Bulldog Canyon stroll at EveryTrail

Map created by EveryTrail:GPS Geotagging

Another experiment

I was looking at Google Earth again and saw these EveryTrail markers that seem to be similar to the @trip trip reports. I looked at a couple of the EveryTrail trips and I couldn't tell if people just didn't add any text to their pictures or if EveryTrail lacks that capability. Anyway, I was thinking about how I sometimes want to show a map of where I went without putting pictures on the map and if I want to do that with @trip I have to remember to upload the track before I geotag the pictures (or they get added to the track). It looks like I could use this EveryTrail page to create maps that show where I went, with no other info. Here's a sample map of a recent hike along the Salt River.

Hike along the Salt River at EveryTrail

Map created by EveryTrail:GPS Geotagging

One thing I like about the map is it shows the total ascending and descending feet climbed. There seems to be a problem with the data in this map, though. I didn't fall into a 1000 foot deep hole on the bank of the Salt River, but that's what the map makes it look like. That must have been when I was crawling through all those trees and the satellite reception wasn't very good. Got down to 3 or fewer satellites and the elevation data went wacky.


I picked a random spot near Tortilla Flat to go hiking on Saturday. It was kind of warm, though (103). I stopped where I could park at the side of the road and headed uphill. There were lots of cool looking rocks up there. I didn't get pictures of all of them, though. For some, I kept thinking I would get to a spot where I could get a better picture, but I never did. For others, I forgot to check until I was past where I wanted to be.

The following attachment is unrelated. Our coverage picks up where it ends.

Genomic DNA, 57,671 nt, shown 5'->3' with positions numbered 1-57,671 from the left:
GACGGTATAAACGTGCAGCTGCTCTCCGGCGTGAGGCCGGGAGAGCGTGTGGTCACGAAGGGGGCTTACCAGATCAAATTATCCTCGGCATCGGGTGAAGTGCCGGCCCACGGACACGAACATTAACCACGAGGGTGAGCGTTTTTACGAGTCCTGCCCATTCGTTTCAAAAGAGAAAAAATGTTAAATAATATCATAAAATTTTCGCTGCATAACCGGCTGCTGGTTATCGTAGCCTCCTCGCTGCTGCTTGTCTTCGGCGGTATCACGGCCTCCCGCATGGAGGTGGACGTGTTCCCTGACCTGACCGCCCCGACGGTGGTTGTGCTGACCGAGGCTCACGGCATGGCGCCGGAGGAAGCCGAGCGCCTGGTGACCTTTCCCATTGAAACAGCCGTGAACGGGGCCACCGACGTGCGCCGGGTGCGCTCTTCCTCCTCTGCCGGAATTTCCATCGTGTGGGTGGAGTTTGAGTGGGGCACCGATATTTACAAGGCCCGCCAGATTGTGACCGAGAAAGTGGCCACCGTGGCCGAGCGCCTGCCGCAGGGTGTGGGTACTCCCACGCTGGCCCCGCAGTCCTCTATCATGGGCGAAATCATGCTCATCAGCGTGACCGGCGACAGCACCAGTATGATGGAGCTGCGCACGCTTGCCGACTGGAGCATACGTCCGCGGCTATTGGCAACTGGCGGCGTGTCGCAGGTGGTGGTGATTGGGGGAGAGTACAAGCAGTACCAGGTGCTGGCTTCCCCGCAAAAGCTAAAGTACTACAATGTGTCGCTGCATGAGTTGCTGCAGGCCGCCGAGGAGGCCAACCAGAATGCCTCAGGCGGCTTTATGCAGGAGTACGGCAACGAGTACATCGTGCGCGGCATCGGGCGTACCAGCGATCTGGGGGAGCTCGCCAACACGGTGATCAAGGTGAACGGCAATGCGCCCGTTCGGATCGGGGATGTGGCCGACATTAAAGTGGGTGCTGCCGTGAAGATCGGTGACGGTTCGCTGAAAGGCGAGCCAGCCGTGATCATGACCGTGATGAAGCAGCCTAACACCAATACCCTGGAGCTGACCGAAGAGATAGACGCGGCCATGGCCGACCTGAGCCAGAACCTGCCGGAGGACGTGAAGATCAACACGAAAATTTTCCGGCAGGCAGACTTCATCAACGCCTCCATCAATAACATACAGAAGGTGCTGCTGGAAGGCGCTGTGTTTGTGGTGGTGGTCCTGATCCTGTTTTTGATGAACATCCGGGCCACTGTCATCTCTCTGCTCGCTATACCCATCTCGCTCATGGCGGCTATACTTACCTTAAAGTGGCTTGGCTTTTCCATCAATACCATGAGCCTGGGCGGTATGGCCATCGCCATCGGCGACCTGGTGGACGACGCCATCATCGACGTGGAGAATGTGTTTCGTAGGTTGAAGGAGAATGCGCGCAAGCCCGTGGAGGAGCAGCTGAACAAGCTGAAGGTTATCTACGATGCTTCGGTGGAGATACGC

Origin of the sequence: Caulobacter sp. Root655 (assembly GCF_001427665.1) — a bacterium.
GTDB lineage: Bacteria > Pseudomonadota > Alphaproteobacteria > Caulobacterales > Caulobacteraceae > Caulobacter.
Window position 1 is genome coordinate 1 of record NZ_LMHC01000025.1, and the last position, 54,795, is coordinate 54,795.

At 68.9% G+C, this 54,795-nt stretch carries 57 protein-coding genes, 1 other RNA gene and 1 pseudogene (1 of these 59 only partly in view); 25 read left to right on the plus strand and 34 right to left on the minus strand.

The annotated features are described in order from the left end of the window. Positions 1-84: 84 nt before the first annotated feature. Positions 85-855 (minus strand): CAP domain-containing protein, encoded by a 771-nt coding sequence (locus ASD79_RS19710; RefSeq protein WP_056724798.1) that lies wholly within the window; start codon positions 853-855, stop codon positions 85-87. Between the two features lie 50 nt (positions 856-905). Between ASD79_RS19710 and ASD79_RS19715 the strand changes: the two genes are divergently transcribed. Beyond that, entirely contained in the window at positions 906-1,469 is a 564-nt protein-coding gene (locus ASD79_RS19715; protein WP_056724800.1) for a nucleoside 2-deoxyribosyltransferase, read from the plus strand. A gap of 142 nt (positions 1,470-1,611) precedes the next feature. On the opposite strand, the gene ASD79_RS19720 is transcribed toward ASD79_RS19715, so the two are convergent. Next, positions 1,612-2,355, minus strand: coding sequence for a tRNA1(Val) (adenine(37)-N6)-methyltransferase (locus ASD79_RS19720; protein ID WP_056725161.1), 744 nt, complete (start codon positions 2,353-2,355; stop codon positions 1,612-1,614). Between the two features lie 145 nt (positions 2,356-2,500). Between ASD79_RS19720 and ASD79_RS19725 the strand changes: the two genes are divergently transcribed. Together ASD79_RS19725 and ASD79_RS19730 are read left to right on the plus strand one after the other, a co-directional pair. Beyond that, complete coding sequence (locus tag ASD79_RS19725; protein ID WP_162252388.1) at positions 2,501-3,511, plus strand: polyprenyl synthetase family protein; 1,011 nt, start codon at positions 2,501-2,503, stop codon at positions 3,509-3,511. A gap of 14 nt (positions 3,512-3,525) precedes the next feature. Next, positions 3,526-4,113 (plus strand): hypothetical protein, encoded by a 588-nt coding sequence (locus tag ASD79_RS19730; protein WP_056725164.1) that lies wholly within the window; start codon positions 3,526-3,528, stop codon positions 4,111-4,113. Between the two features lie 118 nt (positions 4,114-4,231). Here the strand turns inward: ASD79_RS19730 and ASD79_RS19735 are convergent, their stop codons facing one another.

A large, precariously balanced boulder.

A couple of buzzards swooped low to check me out.

I went early because I'm tired of having to cut hikes short because the sun is setting. I think I went too early, though. There was a decent breeze and it dried me out, but it didn't cool me off. The gnats were really bad, too, despite the breeze. Unfortunately, all the shady spots also had the wind blocked. When I skipped taking some pictures because the gnats were so pesky, I knew it was time to leave.

The shadow of this saguaro was the only place with shade and a breeze.

Crossed eyes stereo picture of a rock spire.

Click below to see all of the pictures.


Saturday, May 09, 2009

Map of Thursday's hike

I made an @trip map of Thursday's hike. If you download a plugin, you can view a 3D map of the hike on the @trip page. Sometimes that gives an interesting perspective, but sometimes it just looks strange.

Friday, May 08, 2009

A ridge I haven't climbed for a while

I've been feeling kind of puny all week. I had a sore throat Wednesday evening and felt drained of energy. I was seriously considering calling in sick on Thursday. If I was coming down with the virus formerly knows as swine flu, I didn't want to spread it around at work. I didn't feel any worse Thursday morning, so I went on to work. By late afternoon, I felt like I needed to go for a hike. As I drove out to Bulldog Canyon, though, I kept thinking about how drained I felt and that I should probably be at home resting, saving my energy to fight whatever was attacking. I decided to get out and take a few pictures and see how I felt. There were probably too many gnats to hike, anyway.